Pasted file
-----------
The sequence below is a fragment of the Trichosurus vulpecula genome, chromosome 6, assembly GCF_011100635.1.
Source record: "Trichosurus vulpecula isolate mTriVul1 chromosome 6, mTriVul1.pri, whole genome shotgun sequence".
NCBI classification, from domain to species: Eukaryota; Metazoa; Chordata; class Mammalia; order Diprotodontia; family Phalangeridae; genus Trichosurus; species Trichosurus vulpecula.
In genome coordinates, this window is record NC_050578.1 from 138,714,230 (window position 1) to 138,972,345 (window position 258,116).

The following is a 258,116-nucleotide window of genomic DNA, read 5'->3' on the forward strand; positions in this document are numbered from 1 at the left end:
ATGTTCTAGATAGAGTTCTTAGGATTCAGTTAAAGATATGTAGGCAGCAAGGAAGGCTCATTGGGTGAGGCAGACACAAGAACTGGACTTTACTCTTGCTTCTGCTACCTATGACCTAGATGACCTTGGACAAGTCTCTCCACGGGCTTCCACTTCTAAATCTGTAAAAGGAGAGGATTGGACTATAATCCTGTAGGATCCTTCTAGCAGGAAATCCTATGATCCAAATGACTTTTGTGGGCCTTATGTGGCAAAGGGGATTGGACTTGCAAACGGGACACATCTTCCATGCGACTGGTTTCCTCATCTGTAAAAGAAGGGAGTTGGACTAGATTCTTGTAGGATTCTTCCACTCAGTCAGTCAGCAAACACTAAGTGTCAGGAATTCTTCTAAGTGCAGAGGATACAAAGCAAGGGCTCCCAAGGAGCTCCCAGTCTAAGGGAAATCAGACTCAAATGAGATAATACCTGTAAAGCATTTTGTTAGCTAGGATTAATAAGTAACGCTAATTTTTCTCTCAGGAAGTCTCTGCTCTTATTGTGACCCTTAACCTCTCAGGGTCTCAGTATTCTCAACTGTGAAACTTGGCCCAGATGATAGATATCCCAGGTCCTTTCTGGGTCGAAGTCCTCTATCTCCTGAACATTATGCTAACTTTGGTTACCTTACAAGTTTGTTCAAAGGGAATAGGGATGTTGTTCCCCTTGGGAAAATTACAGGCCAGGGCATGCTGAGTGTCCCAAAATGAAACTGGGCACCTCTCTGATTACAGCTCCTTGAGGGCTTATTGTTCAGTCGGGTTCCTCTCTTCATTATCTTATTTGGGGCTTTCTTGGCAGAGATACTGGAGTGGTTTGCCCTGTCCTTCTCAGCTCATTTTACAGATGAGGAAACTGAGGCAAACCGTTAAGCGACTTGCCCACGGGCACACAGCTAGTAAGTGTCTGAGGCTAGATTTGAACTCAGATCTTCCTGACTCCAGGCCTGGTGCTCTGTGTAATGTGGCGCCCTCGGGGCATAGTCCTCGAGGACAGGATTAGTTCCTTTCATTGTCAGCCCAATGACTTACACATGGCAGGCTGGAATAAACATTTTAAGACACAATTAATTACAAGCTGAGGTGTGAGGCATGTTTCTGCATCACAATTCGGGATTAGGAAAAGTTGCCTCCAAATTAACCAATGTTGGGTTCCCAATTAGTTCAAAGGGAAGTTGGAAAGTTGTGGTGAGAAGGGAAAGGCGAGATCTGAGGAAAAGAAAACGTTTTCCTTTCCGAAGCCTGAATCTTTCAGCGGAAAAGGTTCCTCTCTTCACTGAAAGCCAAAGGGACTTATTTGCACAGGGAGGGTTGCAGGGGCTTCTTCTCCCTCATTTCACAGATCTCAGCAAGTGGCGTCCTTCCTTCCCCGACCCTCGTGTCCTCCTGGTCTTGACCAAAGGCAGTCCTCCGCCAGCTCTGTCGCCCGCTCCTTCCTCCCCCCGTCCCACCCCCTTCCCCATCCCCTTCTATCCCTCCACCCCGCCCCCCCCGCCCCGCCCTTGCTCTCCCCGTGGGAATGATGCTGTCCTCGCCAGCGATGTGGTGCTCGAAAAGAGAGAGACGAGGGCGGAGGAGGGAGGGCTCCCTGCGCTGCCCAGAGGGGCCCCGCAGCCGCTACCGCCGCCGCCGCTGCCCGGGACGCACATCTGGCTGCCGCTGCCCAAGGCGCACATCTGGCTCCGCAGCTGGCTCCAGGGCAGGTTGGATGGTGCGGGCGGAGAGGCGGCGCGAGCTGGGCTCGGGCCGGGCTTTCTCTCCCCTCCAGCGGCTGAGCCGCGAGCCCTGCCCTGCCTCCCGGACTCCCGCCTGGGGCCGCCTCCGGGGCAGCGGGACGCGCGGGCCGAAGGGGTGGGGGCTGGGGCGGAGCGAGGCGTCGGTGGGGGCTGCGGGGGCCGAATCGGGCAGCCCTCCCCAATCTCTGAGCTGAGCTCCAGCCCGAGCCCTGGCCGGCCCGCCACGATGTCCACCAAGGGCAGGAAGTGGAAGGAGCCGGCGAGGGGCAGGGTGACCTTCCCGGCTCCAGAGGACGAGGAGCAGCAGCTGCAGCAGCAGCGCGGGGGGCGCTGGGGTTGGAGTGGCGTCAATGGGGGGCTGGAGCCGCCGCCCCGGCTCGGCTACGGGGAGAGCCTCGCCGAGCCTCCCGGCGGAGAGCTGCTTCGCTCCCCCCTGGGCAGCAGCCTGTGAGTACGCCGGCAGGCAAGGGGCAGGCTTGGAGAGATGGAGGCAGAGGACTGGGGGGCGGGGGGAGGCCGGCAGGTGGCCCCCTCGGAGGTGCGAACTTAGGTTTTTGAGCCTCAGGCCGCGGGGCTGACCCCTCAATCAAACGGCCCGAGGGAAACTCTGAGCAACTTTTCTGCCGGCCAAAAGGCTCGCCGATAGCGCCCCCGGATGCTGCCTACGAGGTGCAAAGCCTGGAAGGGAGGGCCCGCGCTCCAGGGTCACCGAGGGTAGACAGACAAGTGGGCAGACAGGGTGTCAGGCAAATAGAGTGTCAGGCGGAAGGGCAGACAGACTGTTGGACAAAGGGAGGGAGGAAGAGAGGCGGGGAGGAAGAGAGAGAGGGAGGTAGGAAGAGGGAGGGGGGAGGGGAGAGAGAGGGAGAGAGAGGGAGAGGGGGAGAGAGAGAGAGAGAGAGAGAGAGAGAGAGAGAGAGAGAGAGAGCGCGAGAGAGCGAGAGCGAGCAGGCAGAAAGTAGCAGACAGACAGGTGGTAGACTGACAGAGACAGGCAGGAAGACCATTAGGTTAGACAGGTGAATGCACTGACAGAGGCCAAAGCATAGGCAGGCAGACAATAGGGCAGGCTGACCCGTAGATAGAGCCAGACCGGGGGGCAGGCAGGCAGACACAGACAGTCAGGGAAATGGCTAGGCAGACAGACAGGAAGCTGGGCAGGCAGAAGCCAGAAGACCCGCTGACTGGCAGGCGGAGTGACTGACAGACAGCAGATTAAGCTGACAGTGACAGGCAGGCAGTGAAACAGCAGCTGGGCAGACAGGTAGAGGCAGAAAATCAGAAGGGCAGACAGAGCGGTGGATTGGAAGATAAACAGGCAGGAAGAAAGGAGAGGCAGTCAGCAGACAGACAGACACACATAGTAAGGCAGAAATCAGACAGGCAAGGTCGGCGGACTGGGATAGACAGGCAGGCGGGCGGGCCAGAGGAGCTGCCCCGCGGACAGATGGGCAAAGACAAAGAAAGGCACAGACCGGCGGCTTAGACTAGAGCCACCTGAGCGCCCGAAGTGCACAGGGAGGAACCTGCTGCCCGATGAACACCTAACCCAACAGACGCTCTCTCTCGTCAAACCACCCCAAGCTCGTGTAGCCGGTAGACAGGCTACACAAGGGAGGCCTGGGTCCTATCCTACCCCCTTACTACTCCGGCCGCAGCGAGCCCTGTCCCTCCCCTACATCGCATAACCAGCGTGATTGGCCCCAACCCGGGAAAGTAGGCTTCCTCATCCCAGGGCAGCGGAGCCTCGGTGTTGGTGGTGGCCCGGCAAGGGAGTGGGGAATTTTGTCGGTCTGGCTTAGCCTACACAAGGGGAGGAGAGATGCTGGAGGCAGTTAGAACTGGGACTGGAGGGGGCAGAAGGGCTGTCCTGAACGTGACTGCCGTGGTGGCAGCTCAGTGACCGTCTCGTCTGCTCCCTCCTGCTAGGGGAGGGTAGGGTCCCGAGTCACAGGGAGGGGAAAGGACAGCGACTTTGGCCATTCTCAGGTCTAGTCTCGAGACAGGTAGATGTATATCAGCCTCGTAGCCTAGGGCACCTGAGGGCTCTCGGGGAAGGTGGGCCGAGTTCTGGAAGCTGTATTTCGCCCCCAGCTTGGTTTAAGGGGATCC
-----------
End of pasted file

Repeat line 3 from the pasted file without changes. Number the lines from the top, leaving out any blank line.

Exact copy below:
NCBI classification, from domain to species: Eukaryota; Metazoa; Chordata; class Mammalia; order Diprotodontia; family Phalangeridae; genus Trichosurus; species Trichosurus vulpecula.